February 5, 2014 | Volume 8, Issue 2

Smartphone apps, social networking sites can be dangerous for kids; parents need to know the dangers, including bullying

Jesus never described the gospel as an escape hatch, whereby we can exchange this current world for a spiritual retreat far away. Rather, his gospel was: “God’s kingdom is here! Heaven has come to earth!” Jesus invites his disciples to join the world-redeeming, evil-conquering, status-reversing, life-transforming movement of God come to Earth.

I’ve been using an old Yiddish story from Peter Frost to illustrate this: There was a baker who grew tired of his life and village, including his wife and children. So he left home early one morning overcome with gloom and depression.

He said to himself: “I’ll never be able to fix up my old house. My wife never gives me a rest. My children are foolish. I hate my job.” Then he remembered something his rabbi said. The rabbi would point at a distant mountain and say, “Someday we will all go to heaven, and there no one will know trouble again.”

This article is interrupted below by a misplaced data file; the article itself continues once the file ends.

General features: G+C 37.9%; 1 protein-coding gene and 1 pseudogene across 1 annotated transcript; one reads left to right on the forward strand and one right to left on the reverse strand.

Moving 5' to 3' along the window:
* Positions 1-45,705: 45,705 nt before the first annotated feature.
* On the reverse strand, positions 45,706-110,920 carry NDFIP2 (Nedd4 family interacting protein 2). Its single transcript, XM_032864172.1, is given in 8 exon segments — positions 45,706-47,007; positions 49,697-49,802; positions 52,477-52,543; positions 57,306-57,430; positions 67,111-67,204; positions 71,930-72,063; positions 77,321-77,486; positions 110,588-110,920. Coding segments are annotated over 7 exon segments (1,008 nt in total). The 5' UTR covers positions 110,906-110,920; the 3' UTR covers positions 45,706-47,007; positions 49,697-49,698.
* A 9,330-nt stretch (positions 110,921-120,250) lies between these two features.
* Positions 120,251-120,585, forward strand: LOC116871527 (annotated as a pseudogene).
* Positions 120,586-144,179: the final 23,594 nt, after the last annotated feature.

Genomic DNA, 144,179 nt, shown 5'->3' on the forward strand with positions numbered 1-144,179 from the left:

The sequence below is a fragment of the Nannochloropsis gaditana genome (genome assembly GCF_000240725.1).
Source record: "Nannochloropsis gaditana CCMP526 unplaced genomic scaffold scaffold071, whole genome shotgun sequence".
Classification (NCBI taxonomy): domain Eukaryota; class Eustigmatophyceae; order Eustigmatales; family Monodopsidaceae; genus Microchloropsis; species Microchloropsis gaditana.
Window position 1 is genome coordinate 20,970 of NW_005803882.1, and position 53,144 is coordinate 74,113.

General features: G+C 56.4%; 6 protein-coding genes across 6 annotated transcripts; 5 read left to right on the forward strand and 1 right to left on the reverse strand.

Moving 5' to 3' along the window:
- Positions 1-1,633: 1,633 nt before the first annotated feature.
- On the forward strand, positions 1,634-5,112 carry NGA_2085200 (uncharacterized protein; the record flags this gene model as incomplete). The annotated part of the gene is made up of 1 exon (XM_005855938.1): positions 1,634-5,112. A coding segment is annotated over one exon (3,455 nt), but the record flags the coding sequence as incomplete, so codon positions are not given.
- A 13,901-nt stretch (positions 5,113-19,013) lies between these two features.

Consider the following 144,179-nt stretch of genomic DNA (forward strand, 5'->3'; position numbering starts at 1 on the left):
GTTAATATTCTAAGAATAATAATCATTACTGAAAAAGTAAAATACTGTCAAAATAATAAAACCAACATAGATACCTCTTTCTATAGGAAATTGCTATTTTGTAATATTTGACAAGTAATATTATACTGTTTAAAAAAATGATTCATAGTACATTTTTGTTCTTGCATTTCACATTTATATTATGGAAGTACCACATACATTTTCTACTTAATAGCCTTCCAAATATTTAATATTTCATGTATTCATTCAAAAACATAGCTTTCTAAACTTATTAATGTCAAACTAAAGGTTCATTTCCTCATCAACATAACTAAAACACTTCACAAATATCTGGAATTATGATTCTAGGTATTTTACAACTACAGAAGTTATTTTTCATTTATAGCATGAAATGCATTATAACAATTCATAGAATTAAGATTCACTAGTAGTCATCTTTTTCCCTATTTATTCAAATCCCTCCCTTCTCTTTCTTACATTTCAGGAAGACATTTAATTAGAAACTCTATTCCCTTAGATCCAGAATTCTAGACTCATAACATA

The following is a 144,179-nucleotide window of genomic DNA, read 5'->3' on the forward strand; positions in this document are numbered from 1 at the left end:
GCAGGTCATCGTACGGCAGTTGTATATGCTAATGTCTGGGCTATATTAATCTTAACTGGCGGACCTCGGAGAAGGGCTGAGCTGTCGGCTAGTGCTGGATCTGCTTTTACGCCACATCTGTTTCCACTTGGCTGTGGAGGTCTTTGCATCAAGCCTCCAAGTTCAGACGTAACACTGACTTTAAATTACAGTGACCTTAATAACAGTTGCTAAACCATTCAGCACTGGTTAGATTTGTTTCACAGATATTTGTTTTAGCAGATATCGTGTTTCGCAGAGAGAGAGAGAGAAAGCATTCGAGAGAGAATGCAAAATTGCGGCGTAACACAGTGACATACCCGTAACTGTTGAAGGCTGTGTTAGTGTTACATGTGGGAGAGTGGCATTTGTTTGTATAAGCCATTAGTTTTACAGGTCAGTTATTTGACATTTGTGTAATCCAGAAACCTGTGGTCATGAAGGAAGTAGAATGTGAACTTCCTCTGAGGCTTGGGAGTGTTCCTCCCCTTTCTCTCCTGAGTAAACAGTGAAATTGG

The baker said, “I will go now to find heaven!” So, instead of walking to the bakery, he started toward the mountain. As night fell, he took off his boots and pointed them in the direction he was walking, so come morning, he would know which direction to go. While the baker slept, an angel came along the path and noticed the baker’s boots pointing toward heaven. Mischievously, the angel turned the boots back toward home. The baker awoke with the morning sun and started off in the direction his boots were pointing.

After a while he arrived at an oddly familiar gate that seemed to be the entrance to heaven. He lifted the latch and went into the yard. This heavenly yard looked so much like his yard back home. The door to the heavenly house also looked familiar.

He entered the house and the smells of heavenly food making his mouth water and his stomach rumble. A woman, so very like his wife, served him delicious food, and he ate everything put before him. Meanwhile, two children danced into the kitchen, and they were so nice and friendly that the man sighed with happiness. “Yes,” he thought, “it is exactly as the rabbi said. I have found heaven, and it is simply wonderful.”

When we ask, “How far is heaven?” we never have to look beyond the world in which we live. Jesus points our boots back to the place we know best.

Ronnie McBrayer is a syndicated columnist, speaker, and author of multiple books. You can read more and receive regular e-columns in your inbox at www.ronniemcbrayer.me.

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